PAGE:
Improved communication is also a priority for Coots. She wants to enable taxpayers to easily and safely report waste, fraud, and abuse. She also wants to update the State Auditor’s website to make audit reports easier to locate and presented in a way that laymen can understand.
“My vision has to do with the democratization of the office and audit the auditor’s office,” says Coots. “What that would mean would be to bring all of the merit employees that have worked there for multiple auditors in and say ‘how can we make our audits more accessible to taxpayers?’”
With the sweeping changes to health insurance coverage in recent years, Coots says she would track Kentucky’s health exchange and Medicaid program to ensure proper spending in those areas.
The Candidates for State Treasurer
Michael Bowman was raised in the Valley Station neighborhood of Jefferson County and attended the University of Louisville. For seven years he was a legislative assistant for the Louisville Metro Council. Bowman is now a bank officer and branch manager for US Bank, where he manages a multi-million financial portfolio.
A native of Franklin, Josh Mers attended the University of Kentucky and now owns a small insurance and financial services business. He is a foster parent who is active in several Lexington economic and social justice organizations. Last year Mers ran unsuccessfully for the state House of Representatives.
Current State Treasurer Allison Ball is running unopposed in the Republican primary.
The Job of State Treasurer
In addition to being a custodian of the state’s money, the Treasurer sits on several state boards, including the board of the Kentucky Teachers’ Retirement System. The Treasurer also manages the state’s unclaimed property program and promotes financial literacy.
Although the Kentucky Constitution calls for a State Treasurer, some lawmakers have proposed abolishing the office and folding those duties into the Kentucky Finance and Administration Cabinet, an executive branch agency.
Bowman says that would give too much power to a governor to appoint the people charged with ensuring tax dollars are properly accounted for and spent.
“We should not have someone who is responsible for managing the state’s accounts that isn’t held accountable directly to the people,” says Bowman. “This allows the people of Kentucky to have a voice on who they should have as their watchdog for their tax dollars.”
Mers agrees that the office should be independent from the governor. He says the Treasurer should be a strong, proactive voice for Kentucky’s taxpayers.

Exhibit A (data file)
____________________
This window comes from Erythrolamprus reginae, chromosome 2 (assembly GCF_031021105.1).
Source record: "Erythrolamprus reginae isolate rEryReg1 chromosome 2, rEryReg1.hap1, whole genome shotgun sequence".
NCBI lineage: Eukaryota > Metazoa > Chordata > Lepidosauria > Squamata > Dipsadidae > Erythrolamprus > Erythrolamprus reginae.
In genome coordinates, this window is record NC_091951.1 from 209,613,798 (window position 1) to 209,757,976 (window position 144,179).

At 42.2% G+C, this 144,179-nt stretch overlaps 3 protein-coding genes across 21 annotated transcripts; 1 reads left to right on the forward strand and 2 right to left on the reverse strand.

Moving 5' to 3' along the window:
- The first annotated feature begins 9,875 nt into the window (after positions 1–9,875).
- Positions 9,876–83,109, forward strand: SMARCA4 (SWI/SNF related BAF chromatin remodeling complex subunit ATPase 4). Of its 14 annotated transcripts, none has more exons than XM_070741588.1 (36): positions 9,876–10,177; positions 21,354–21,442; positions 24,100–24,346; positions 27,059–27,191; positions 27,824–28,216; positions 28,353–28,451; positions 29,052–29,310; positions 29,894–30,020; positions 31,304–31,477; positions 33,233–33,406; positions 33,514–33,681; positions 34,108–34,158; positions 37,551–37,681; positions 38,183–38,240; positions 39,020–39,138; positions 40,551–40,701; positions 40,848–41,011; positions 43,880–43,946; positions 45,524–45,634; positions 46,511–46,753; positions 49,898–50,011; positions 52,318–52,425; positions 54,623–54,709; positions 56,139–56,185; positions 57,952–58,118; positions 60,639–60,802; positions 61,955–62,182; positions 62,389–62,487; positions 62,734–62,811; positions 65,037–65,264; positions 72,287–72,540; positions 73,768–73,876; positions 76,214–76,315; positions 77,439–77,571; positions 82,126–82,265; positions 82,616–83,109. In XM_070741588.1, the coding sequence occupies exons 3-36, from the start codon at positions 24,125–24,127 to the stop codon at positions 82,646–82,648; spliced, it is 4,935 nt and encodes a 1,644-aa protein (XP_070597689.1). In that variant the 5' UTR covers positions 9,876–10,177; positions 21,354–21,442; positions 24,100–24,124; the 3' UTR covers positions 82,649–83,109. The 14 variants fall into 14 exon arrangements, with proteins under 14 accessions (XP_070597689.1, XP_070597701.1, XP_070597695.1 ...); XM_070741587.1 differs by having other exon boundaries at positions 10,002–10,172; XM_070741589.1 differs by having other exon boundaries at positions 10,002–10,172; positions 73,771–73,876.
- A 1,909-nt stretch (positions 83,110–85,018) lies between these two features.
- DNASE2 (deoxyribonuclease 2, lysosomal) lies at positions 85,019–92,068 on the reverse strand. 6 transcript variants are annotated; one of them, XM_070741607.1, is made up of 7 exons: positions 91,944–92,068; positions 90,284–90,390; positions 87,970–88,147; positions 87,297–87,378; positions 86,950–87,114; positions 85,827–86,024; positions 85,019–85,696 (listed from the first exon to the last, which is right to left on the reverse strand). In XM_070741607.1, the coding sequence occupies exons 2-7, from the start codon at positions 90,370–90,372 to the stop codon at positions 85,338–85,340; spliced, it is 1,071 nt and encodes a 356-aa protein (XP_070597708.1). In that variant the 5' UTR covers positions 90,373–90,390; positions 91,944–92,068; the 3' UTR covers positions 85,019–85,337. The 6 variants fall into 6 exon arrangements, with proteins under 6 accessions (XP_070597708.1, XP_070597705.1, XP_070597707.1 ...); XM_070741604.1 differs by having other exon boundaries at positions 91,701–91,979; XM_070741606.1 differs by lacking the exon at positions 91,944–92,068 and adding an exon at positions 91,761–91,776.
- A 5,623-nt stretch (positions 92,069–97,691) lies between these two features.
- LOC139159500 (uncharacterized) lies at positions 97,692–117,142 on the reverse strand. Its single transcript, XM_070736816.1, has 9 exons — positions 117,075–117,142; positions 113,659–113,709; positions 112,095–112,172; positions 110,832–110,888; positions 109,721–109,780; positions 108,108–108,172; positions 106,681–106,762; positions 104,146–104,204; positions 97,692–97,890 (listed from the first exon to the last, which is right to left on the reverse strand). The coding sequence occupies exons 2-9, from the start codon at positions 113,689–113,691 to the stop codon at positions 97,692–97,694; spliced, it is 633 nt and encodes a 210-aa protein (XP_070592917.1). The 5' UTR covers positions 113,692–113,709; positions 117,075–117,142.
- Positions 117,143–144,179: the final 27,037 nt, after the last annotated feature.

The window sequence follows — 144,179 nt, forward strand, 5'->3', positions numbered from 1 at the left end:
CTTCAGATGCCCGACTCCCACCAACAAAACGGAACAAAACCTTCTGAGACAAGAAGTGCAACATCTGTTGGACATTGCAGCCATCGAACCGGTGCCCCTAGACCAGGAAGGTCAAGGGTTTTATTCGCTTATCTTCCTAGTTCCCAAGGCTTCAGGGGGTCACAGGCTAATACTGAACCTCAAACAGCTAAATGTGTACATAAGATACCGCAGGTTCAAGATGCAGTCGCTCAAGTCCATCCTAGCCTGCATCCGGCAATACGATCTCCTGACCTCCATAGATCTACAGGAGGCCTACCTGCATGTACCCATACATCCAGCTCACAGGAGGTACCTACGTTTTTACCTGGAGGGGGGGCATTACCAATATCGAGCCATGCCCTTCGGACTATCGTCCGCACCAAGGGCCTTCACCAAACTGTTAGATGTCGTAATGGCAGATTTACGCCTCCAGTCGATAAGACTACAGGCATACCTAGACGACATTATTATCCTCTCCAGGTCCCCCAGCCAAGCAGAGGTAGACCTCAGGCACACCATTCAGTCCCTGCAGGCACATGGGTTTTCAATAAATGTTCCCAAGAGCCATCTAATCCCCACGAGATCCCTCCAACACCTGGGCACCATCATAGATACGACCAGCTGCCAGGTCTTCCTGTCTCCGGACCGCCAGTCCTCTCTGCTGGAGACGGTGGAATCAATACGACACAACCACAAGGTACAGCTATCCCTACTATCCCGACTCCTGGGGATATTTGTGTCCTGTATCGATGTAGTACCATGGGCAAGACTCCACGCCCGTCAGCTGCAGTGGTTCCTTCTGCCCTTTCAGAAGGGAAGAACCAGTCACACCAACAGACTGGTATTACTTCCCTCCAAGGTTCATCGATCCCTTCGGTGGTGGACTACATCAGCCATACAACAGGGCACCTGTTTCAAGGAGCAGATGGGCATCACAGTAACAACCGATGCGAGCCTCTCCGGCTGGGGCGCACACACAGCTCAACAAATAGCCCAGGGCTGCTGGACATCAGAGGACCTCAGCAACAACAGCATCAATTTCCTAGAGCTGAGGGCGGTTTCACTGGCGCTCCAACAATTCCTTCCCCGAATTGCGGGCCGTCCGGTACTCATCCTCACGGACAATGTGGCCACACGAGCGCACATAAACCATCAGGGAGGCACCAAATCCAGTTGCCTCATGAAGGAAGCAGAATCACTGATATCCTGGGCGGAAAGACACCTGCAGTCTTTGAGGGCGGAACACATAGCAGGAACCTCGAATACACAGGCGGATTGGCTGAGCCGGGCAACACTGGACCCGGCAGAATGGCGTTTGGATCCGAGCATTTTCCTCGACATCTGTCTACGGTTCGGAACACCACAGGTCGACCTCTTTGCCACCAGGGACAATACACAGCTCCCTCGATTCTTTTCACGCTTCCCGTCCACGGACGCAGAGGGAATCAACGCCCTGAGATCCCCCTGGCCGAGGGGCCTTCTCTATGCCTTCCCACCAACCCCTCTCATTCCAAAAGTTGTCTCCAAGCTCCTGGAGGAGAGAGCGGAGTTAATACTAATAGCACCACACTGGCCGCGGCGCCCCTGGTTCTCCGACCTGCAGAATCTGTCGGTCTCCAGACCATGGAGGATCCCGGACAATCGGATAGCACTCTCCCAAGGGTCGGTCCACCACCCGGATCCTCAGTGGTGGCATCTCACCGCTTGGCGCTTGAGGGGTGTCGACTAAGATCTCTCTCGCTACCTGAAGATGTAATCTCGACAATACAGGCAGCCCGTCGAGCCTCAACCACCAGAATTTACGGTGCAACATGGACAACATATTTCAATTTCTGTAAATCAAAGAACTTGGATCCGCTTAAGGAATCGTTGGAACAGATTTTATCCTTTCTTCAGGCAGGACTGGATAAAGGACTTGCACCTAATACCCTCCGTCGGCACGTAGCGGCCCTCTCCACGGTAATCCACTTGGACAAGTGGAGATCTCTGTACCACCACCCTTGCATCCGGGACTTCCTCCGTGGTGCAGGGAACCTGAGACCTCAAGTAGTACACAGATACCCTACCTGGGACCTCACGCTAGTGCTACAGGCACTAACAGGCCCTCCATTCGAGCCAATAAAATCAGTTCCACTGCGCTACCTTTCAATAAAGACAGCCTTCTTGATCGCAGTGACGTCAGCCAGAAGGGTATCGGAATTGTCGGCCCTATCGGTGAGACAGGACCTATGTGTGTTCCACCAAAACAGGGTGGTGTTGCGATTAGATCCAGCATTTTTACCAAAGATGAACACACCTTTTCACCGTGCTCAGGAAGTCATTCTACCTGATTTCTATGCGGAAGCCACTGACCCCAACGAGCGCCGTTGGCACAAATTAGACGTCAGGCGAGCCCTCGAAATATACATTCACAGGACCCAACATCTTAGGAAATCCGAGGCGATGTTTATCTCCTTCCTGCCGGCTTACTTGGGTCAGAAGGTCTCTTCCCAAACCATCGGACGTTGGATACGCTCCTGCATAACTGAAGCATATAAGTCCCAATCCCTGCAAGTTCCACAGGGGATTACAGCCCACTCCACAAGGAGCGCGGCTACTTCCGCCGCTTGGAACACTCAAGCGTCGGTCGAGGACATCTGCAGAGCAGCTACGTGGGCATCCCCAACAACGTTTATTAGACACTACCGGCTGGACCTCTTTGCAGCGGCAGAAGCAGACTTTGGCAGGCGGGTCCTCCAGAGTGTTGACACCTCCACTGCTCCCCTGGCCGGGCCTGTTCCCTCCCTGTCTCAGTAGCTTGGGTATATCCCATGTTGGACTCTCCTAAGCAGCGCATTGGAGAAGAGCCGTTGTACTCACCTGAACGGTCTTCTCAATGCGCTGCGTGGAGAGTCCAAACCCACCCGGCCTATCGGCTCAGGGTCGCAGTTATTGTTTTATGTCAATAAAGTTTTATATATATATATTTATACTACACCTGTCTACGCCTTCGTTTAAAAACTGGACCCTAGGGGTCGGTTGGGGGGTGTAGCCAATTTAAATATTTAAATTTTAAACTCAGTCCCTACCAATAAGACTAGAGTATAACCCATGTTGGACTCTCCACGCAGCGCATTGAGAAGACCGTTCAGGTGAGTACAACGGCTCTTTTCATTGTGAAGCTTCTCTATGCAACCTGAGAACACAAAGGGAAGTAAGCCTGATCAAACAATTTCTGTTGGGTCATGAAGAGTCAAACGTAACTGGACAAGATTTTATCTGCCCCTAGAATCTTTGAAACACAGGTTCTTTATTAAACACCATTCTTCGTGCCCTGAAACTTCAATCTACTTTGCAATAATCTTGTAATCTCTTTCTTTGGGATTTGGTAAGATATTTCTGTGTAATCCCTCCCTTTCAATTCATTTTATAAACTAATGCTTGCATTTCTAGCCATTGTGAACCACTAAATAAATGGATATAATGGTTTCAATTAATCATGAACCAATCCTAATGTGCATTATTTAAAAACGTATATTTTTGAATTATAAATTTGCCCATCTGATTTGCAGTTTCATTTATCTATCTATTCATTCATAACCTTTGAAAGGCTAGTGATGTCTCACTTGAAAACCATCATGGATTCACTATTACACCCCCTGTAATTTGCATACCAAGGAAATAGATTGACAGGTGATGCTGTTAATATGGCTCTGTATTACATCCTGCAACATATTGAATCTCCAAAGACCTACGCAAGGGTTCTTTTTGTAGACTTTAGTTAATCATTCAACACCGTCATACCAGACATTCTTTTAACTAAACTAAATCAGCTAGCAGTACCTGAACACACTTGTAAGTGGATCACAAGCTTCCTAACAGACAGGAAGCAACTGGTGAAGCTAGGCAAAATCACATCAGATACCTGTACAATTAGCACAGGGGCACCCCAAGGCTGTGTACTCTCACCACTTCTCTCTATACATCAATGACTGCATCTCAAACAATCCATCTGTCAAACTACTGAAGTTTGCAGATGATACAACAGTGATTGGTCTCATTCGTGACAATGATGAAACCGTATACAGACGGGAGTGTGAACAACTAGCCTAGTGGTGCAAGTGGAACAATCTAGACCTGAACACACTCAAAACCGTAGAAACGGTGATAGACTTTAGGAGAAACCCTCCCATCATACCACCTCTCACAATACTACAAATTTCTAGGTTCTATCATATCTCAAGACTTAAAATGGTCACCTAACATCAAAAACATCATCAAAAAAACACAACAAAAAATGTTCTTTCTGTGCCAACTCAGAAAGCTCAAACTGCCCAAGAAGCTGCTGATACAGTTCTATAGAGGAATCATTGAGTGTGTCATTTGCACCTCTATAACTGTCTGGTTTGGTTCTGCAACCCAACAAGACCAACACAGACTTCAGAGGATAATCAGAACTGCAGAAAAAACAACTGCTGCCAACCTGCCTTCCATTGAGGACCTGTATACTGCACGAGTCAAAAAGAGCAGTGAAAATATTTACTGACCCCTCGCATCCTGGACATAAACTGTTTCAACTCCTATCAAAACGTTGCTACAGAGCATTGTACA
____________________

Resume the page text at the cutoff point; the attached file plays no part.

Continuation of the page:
“You can do the statutorily mandated duties with diligence, with effectiveness, with efficiency, but you can do more,” says Mers. “You also be more of an advocate for the people of Kentucky and the economic future of our commonwealth.”
Strengthening the Role of Treasurer
Both Mers and Bowman say they would do more to promote the state’s unclaimed property program and make it easier for people to get money that is rightfully theirs. Bowman says the office should seek out those people, rather than waiting for them to approach the Treasurer’s office. Mers says he would update the program’s website, which he says asks Kentuckians to divulge too much personal information when applying for unclaimed property.
The two Democrats say the Treasurer can also be more aggressive in promoting the STABLE program, a tax-free savings plan for people with disabilities, as well as financial literacy initiatives around the state.
Bowman argues that the Treasurer should also take a more active role in state financial issues by speaking out against budget plans that hurt average Kentuckians and questioning tax incentive packages the state offers to businesses.
“We have a problem in Frankfort where a lot of our elected leaders believe that… they cannot be held accountable,” says Bowman. “We need to really look past making poor investments and understand that we have to make smart decisions going forward, otherwise Kentucky is going to lag behind.”
Mers says he would never advocate for charter schools because he says that would funnel tax dollars to private corporations at the expense of public education. He wants to review all state expenditures and eliminate the incentives that don’t have positive benefits for Kentuckians and replicate those that do.
Mers says he sees the Treasurer as “chief economic ambassador” for the state.
“You can advocate for new sources of revenue,” says Mers. “You can advocate for fair and equitable tax reform that doesn’t balance the budget on the backs of our working families.”
Kentucky Tonight’s election preview programs continue on Monday, April 8 at 8 p.m. with the candidates for Kentucky Secretary of State.